Cancer cells can travel through the blood and show up in other parts of the body.
When the cancer has spread, it is harder to treat. The signs and symptoms can disappear for a while, but eventually the cancer returns and is then more likely to cause death. However, it is also possible that someone who had cancer before may develop a different type of cancer later. In that case, the chance of survival is not changed and will depend primarily on the stage at which this new cancer is diagnosed.
The immune system plays a big part in repairing damage to our cells. Stress, depression, and lack of exercise or poor diet all affect the immune system and can impair its ability to repair damage to our cells.
Radiation treatment is very hard on the body. Radiation may also kill some good cells because it targets all cells, whether or not they are cancerous or normal.
If colorectal cancer is detected early, the cure rate can be as high as 90 percent. Screening is really important! Everyone over the age of 50 should be screened annually.
There has been a lot of research into lung cancer, but these efforts are still in the research stage. Some early stage lung cancers are curable through surgery, but most lung cancer can only be slowed down through chemotherapy and other treatments that allow the patient to live longer. Fortunately, lung cancer is very preventable. Tobacco smoking accounts for up to 85% of all cases of lung cancer, not only in the NWT but all around the world.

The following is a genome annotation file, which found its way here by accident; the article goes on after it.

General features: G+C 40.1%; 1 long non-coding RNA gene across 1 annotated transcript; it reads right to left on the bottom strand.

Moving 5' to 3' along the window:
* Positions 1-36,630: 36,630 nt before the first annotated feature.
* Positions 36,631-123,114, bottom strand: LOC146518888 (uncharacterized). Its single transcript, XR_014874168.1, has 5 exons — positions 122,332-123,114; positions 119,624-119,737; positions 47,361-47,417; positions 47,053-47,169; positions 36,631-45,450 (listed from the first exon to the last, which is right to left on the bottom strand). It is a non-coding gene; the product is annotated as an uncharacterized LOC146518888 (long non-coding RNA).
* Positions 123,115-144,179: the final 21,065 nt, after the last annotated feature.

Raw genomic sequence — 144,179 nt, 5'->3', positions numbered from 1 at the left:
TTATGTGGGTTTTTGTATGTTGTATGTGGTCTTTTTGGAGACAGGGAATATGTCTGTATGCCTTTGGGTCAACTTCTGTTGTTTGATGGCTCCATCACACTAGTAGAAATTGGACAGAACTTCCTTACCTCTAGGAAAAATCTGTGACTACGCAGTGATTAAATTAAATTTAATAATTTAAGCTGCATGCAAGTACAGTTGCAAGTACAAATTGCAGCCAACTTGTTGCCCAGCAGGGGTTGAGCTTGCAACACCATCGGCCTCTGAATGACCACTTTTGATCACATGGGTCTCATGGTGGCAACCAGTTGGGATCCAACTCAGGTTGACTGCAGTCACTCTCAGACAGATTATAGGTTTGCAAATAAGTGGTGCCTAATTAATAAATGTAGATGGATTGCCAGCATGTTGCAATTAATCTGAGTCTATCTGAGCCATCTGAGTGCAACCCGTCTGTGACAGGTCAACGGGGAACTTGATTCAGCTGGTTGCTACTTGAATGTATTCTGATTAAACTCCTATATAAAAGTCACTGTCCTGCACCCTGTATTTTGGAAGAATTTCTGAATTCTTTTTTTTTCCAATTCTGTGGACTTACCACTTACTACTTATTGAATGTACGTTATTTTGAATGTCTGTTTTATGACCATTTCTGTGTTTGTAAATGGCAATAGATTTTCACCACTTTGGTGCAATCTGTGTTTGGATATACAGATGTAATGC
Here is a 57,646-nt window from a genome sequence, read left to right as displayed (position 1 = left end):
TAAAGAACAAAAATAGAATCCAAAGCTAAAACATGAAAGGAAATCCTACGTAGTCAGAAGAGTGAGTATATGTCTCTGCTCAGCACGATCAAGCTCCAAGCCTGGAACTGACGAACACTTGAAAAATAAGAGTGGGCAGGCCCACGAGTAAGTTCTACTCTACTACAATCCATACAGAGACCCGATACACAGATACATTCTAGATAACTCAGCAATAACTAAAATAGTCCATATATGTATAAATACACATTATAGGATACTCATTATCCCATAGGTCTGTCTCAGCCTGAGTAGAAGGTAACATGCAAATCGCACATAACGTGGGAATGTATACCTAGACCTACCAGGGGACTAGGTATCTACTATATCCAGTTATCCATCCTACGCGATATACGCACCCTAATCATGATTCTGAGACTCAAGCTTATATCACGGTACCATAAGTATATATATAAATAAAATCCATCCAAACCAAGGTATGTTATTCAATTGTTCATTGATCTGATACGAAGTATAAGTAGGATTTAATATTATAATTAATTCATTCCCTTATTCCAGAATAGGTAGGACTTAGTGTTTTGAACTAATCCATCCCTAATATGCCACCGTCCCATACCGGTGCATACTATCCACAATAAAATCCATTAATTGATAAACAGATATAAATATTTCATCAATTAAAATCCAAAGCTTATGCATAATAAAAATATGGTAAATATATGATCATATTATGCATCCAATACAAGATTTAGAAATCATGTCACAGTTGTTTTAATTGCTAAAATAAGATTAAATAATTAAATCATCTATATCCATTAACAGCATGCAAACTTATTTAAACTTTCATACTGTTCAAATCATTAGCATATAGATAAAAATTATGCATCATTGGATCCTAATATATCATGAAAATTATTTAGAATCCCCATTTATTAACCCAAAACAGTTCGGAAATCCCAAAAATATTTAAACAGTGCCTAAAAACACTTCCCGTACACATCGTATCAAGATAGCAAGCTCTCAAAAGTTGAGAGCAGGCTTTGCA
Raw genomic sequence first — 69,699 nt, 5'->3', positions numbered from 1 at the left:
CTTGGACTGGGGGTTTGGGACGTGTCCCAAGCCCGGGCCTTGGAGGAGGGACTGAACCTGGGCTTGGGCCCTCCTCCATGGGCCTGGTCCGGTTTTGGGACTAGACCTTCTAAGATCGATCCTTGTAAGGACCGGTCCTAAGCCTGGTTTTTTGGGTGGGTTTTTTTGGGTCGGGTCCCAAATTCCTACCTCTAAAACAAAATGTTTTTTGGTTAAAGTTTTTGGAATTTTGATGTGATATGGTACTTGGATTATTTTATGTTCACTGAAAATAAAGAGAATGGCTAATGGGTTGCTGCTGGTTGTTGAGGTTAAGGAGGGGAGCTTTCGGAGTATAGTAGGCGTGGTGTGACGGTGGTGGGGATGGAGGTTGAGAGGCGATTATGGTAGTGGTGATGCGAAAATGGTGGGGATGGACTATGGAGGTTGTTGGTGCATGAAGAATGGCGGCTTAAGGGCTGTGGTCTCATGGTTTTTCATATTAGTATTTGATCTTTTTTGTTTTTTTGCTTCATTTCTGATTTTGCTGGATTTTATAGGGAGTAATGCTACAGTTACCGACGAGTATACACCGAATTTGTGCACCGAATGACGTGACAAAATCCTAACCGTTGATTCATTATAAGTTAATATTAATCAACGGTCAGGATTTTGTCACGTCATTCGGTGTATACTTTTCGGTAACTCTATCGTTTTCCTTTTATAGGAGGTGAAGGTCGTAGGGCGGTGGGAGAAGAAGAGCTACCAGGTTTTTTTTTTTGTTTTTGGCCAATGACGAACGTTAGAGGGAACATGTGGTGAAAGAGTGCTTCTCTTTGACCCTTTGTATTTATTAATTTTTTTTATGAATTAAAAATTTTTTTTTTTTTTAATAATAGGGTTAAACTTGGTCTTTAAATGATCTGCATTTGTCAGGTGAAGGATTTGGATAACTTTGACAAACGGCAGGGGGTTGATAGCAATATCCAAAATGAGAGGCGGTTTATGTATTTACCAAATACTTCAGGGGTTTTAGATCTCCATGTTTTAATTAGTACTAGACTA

Helicobacter pylori bacteria are passed from person to person, usually because of poor hygiene. Good dental hygiene is important to prevent infection or re-infection. Most people with H. pylori infection acquired the bacteria when they were small children.
In the NWT, we have screening tests for colorectal, cervical, and breast cancers. Talk to your health care provider about the screening tests that are right for you. Screening tests can help to detect cancer before you start to feel sick, and it is important to listen to your body. Traditional medicines may also help to protect your body from illness.
FIT kits are available at all health centers and health cabins. These tests can be taken home and then returned to the health center or cabin with your sample. Everyone over the age of 50 should participate in this screening program if they have an average risk of developing cancer. High risk individuals would need a colonoscopy. Talk to your health care provider about your risk and what screening option is most suitable.